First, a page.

Management of thoracoabdominal aortic aneurysms (TAAA) remains a great challenge for cardiovascular surgeons. Astonishingly, since the series reported by DeBakey and colleagues in 1956 (1), concerns have remained the same: visceral ischemia, limb ischemia, spinal ischemia and respiratory insufficiency.
By definition, the thoracic endovascular aortic repair (TEVAR) option should, in theory, eliminate both visceral ischemia and respiratory insufficiency, as visceral ischemia time is minimised and there is no opening of the diaphragm and chest, which are the main reasons for prolonged intubation and respiratory insufficiency in the open repair setting.
The applicability and anatomic limitations of these devices and techniques are always a concern. In our experience, cases considered inappropriate for endovascular repair are highly unusual and rarely found; in fact, there is enormous anatomical consistency in visceral vessel anatomy, as we mentioned in our first publication on this subject (2).
An off-the-shelf device for TAAA repair is now a reality, as has been reported recently by Chuter (3) (Figure 1), although we believe his results are more optimistic than those we would expect in a real-world scenario. Thus far, we have only worked with custom-made devices, and based on our series, we foresee that on average, a third of the patients still require a custom-made device.
Figures 2-10 provide examples of a number of custom designs we have used in cases with challenging anatomy in the last 5 years, to illustrate the variety of real-world anatomy.
In this issue of the Annals of Cardiothoracic Surgery, we review our experience with the endovascular repair of TAAAs (Table 1).
Interestingly, although the aforementioned premises are partly true (especially concerning visceral ischemia and respiratory insufficiency), the mortality rates reported herein are unfortunately much higher than the best rates reported by centers of excellence dedicated to this challenging subject or even from other centers dedicated to TEVAR (4-6). We analyzed our data extensively in an attempt to understand these outcomes and were able to detect many potential factors that can explain them, at least in part.
First, ours was a consecutive series of patients. All patients, regardless of clinical risk, were offered this option, many times as a compassionate measure.
Second, we have to operate in different hospitals due to insurance company requirements. This exposes patients to very different realities, e.g., many intensive care teams see such cases only once a month or even as rarely as once a year. We find this scheme—which is, of course, related to country-specific health policies—particularly suboptimal, as the learning curve should include not only surgeons but also the nursing staff and intensive care team. Ideally, these cases should be concentrated in selected centers dedicated to aortic surgery.
An interesting finding is that almost 50% of deaths in the series were due to myocardial infarction.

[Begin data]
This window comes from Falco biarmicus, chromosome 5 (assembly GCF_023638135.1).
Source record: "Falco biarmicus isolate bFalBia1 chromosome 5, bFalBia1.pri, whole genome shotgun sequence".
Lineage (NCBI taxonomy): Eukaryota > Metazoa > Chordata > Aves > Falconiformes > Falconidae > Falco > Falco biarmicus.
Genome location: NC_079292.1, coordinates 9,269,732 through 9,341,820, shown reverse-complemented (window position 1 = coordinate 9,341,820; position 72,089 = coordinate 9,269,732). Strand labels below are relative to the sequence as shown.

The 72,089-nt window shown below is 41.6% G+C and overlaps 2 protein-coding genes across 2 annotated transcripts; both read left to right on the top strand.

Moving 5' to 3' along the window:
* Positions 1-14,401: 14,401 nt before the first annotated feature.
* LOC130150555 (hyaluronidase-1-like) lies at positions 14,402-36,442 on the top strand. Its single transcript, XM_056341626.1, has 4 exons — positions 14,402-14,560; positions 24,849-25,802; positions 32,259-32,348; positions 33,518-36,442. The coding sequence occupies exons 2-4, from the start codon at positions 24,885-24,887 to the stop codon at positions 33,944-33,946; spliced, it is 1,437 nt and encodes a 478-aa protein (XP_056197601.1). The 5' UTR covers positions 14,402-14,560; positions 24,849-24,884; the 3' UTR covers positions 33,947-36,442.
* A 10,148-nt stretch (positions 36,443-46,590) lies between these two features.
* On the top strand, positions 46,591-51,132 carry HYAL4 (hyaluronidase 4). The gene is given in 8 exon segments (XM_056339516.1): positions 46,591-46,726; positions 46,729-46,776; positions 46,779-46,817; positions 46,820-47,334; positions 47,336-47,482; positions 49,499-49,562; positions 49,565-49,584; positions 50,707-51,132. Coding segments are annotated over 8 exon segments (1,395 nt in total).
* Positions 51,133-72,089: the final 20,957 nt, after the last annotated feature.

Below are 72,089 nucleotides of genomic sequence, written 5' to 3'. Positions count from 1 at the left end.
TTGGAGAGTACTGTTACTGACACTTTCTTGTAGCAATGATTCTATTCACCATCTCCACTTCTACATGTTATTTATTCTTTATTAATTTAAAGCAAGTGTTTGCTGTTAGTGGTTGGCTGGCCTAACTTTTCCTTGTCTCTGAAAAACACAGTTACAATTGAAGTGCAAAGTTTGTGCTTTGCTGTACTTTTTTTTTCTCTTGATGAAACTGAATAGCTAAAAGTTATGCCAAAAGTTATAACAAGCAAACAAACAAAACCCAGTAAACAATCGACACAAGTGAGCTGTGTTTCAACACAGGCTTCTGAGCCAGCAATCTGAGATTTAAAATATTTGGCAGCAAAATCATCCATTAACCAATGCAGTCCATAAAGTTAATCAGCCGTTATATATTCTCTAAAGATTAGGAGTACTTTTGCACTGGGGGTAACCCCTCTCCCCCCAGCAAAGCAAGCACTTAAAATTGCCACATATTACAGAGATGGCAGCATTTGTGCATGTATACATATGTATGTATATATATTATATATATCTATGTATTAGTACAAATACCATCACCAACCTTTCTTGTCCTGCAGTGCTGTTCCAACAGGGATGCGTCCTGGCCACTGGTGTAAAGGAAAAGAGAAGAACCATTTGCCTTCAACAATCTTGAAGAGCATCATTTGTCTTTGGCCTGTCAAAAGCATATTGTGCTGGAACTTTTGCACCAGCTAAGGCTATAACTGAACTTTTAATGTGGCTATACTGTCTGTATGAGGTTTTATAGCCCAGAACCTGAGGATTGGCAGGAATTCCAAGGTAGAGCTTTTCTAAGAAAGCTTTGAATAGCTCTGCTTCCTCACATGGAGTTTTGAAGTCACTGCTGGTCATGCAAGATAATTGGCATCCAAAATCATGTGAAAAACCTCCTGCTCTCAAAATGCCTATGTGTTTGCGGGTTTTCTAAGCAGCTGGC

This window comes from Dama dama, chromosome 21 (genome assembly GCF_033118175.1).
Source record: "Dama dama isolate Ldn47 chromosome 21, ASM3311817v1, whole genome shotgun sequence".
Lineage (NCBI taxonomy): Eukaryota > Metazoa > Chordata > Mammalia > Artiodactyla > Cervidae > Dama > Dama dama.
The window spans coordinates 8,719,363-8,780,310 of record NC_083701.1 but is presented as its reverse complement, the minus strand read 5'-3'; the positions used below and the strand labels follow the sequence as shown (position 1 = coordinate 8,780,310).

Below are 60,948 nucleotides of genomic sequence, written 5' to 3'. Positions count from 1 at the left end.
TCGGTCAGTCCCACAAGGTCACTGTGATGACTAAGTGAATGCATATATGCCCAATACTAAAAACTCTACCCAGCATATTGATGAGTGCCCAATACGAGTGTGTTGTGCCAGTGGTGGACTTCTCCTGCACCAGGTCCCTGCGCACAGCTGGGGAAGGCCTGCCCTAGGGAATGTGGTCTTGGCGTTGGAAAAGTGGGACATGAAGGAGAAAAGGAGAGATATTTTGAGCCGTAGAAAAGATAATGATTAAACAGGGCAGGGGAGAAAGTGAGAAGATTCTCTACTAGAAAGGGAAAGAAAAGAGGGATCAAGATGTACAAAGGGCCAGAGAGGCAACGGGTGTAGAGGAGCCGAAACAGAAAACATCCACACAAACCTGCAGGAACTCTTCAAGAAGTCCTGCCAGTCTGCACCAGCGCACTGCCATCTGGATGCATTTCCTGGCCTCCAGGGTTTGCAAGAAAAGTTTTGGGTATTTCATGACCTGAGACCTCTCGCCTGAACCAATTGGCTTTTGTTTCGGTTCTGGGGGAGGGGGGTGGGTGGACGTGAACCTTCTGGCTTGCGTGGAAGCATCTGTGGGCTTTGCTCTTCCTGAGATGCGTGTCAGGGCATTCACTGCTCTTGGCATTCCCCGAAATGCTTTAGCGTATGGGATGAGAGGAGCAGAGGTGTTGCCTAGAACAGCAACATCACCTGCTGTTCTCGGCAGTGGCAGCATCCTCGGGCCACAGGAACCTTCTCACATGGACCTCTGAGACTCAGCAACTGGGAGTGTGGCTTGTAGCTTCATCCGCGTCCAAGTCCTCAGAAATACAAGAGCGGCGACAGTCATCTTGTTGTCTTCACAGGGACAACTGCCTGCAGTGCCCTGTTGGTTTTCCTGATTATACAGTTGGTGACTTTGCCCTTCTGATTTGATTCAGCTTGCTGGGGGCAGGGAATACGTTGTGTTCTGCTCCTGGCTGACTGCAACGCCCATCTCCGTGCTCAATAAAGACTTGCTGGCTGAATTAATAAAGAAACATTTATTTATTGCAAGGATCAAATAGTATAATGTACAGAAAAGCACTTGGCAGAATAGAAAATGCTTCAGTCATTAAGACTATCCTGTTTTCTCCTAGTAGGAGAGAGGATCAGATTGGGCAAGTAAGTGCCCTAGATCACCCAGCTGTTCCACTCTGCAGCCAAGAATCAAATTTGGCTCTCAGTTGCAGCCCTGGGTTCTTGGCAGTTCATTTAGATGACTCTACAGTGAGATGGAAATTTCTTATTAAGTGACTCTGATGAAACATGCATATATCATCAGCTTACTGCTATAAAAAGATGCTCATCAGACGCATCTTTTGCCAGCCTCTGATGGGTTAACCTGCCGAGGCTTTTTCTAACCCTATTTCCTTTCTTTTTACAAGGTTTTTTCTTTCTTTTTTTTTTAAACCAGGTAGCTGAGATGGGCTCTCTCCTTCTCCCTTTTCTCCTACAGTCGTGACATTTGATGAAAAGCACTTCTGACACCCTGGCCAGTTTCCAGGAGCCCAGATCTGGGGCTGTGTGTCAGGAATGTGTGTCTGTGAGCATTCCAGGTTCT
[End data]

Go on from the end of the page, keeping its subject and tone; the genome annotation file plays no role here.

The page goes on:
Another very interesting point observed in this series was the fact that events resulting in death occurred after patients had already recovered from anesthesia, and no major spinal cord deficits were observed, which is very much a point in favor of TEVAR.
In our experience, paraplegia rates have been relatively low (2%) which is in keeping with most current publications. Our strategy for prevention of paraplegia is essentially to keep systolic blood pressure above 120 mmHg and spinal fluid pressure below 12 cmH2O. Although we have not used the “perfusion sac branch” to prevent paraplegia as proposed by Krassi in previous reports, we think it can be a good adjunct for this purpose (7,8).
Overall, we believe that a point has been reached where comparison between TEVAR and open procedures is no longer the most important aspect regarding TAAA therapy. Our major target now is to improve the outcomes of TEVAR and disseminate its practice, as it is clear that both patients and surgeons would not prefer an overtly morbid procedure that involves opening the chest, abdomen, and diaphragm, which may have devastating impact on the patient's quality of life. Whereas endovascular treatment provides outcomes that are at least similar to those of open techniques and has broad technical potential given the rapid pace of material development.
Disclosure: Marcelo Ferreira is a proctor for Cook Medical in Latin America.The other authors declare no conflict of interest.
- Debakey ME, Creech O Jr, Morris GC Jr. Aneurysm of thoracoabdominal aorta involving the celiac, superior mesenteric, and renal arteries; report of four cases treated by resection and homograft replacement. Ann Surg 1956;144:549-73.
- Ferreira M, Lanziotti L, Monteiro M. Branched devices for thoracoabdominal aneurysm repair: early experience. J Vasc Surg 2008;48:30S-36S; discussion 36S.
- Chuter T, Greenberg RK. Standardized off-the-shelf components for multibranched endovascular repair of thoracoabdominal aortic aneurysms. Perspect Vasc Surg Endovasc Ther 2011;23:195-201.
- Verhoeven E, Tielliu IF, Zeebregts CJ, et al. [Results of endovascular repair of TAAA in the first 50 patients]. Zentralbl Chir 2011;136:451-7.
- O’Brien N, Sobocinski J, d’Elia P, et al. Fenestrated endovascular repair of type IV thoracoabdominal aneurysms: device design and implantation technique. Perspect Vasc Surg Endovasc Ther 2011;23:173-7.
- Mastracci TM, Eagleton MJ. Endovascular repair of type II and type III thoracoabdominal aneurysms. Perspect Vasc Surg Endovasc Ther 2011;23:178-85.
- Harrison SC, Agu O, Harris PL, et al. Elective sac perfusion to reduce the risk of neurologic events following endovascular repair of thoracoabdominal aneurysms. J Vasc Surg 2012;55:1202-5.
- Lioupis C, Corriveau MM, Mackenzie KS, et al. Paraplegia prevention branches: a new adjunct for preventing or treating spinal cord injury after endovascular repair of thoracoabdominal aneurysms. J Vasc Surg 2011;54:252-7.